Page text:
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What trends should we look for it we want to identify stocks that can multiply in value over the long term? Ideally, a business will show two trends; firstly a growing return on capital employed (ROCE) and secondly, an increasing amount of capital employed. Basically this means that a company has profitable initiatives that it can continue to reinvest in, which is a trait of a compounding machine. Speaking of which, we noticed some great changes in Apple's (NASDAQ:AAPL) returns on capital, so let's have a look.
What is Return On Capital Employed (ROCE)?
For those that aren't sure what ROCE is, it measures the amount of pre-tax profits a company can generate from the capital employed in its business. The formula for this calculation on Apple is:
Return on Capital Employed = Earnings Before Interest and Tax (EBIT) ÷ (Total Assets - Current Liabilities)
0.48 = US$109b ÷ (US$351b - US$125b) (Based on the trailing twelve months to September 2021).
So, Apple has an ROCE of 48%. In absolute terms that's a great return and it's even better than the Tech industry average of 9.0%.
Above you can see how the current ROCE for Apple compares to its prior returns on capital, but there's only so much you can tell from the past. If you're interested, you can view the analysts predictions in our free report on analyst forecasts for the company.
The Trend Of ROCE
Apple is showing promise given that its ROCE is trending up and to the right. More specifically, while the company has kept capital employed relatively flat over the last five years, the ROCE has climbed 95% in that same time. Basically the business is generating higher returns from the same amount of capital and that is proof that there are improvements in the company's efficiencies. The company is doing well in that sense, and it's worth investigating what the management team has planned for long term growth prospects.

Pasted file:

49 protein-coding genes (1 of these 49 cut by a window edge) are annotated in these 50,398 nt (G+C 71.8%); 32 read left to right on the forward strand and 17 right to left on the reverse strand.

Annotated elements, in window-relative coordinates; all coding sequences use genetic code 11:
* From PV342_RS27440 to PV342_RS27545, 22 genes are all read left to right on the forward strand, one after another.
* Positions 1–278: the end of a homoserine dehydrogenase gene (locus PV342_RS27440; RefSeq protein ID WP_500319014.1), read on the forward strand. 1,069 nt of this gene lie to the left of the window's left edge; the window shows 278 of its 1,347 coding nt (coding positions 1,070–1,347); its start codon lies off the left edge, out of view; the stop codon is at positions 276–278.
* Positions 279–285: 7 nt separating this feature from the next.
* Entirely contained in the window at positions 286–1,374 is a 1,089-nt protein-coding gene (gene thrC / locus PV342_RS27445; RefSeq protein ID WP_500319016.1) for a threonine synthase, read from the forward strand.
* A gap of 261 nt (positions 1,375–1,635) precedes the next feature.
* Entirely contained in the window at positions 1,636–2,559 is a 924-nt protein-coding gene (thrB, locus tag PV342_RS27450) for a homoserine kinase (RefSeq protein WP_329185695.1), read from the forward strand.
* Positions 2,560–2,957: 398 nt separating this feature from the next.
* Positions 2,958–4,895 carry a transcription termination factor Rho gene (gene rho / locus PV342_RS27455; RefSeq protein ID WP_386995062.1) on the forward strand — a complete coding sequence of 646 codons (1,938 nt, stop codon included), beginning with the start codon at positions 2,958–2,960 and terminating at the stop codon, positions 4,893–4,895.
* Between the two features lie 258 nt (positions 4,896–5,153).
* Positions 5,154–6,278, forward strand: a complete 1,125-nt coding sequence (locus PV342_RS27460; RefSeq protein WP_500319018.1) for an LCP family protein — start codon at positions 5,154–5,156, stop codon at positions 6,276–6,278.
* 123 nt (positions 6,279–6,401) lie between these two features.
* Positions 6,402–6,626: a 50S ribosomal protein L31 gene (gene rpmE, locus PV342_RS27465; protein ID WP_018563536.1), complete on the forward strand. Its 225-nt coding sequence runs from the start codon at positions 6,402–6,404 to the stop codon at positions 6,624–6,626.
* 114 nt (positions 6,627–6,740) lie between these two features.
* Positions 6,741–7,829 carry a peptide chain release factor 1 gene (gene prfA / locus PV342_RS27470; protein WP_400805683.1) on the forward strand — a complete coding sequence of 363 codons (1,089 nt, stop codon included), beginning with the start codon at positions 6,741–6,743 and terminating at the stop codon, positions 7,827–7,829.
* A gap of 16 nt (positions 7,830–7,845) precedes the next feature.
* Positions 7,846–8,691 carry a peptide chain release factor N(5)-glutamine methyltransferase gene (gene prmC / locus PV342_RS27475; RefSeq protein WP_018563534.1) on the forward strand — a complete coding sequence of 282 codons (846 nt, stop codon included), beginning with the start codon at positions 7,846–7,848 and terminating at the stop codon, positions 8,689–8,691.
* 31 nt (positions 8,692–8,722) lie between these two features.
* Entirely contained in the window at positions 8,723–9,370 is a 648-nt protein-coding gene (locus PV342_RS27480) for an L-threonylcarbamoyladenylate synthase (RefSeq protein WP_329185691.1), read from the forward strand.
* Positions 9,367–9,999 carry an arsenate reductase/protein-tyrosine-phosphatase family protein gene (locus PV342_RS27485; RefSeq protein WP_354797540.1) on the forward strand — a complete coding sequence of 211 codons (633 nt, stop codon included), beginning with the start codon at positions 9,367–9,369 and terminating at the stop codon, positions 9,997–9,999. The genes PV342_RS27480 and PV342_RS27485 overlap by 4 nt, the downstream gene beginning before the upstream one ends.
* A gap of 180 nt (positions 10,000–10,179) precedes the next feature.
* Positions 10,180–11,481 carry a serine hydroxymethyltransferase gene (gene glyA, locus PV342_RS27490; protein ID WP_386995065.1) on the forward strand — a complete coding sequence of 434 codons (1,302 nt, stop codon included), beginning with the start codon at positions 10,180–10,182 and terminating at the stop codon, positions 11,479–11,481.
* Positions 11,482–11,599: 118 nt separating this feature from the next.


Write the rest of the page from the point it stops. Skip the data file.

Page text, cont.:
On a side note, we noticed that the improvement in ROCE appears to be partly fueled by an increase in current liabilities. Effectively this means that suppliers or short-term creditors are now funding 36% of the business, which is more than it was five years ago. It's worth keeping an eye on this because as the percentage of current liabilities to total assets increases, some aspects of risk also increase.
The Key Takeaway
In summary, we're delighted to see that Apple has been able to increase efficiencies and earn higher rates of return on the same amount of capital. And a remarkable 471% total return over the last five years tells us that investors are expecting more good things to come in the future. In light of that, we think it's worth looking further into this stock because if Apple can keep these trends up, it could have a bright future ahead.
One more thing to note, we've identified 1 warning sign with Apple and understanding this should be part of your investment process.
If you'd like to see other companies earning high returns, check out our free list of companies earning high returns with solid balance sheets here.
This article by Simply Wall St is general in nature. We provide commentary based on historical data and analyst forecasts only using an unbiased methodology and our articles are not intended to be financial advice. It does not constitute a recommendation to buy or sell any stock, and does not take account of your objectives, or your financial situation. We aim to bring you long-term focused analysis driven by fundamental data. Note that our analysis may not factor in the latest price-sensitive company announcements or qualitative material. Simply Wall St has no position in any stocks mentioned.
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